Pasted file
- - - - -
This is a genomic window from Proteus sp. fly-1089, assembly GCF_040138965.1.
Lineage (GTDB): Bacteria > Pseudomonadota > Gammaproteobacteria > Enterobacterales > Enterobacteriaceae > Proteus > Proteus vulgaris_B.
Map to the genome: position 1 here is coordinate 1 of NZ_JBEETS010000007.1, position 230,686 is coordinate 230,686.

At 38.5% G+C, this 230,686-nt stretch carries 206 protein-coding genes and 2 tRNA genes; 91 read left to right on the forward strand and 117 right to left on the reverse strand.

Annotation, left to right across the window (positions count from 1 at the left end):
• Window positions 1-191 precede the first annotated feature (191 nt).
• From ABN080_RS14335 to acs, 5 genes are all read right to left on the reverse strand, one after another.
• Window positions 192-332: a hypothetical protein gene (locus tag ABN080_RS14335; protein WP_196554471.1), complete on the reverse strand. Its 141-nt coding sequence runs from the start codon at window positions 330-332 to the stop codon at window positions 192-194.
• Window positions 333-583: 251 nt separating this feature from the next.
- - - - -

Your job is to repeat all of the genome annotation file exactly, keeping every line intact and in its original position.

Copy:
This is a genomic window from Proteus sp. fly-1089, assembly GCF_040138965.1.
Lineage (GTDB): Bacteria > Pseudomonadota > Gammaproteobacteria > Enterobacterales > Enterobacteriaceae > Proteus > Proteus vulgaris_B.
Map to the genome: position 1 here is coordinate 1 of NZ_JBEETS010000007.1, position 230,686 is coordinate 230,686.

At 38.5% G+C, this 230,686-nt stretch carries 206 protein-coding genes and 2 tRNA genes; 91 read left to right on the forward strand and 117 right to left on the reverse strand.

Annotation, left to right across the window (positions count from 1 at the left end):
• Window positions 1-191 precede the first annotated feature (191 nt).
• From ABN080_RS14335 to acs, 5 genes are all read right to left on the reverse strand, one after another.
• Window positions 192-332: a hypothetical protein gene (locus tag ABN080_RS14335; protein WP_196554471.1), complete on the reverse strand. Its 141-nt coding sequence runs from the start codon at window positions 330-332 to the stop codon at window positions 192-194.
• Window positions 333-583: 251 nt separating this feature from the next.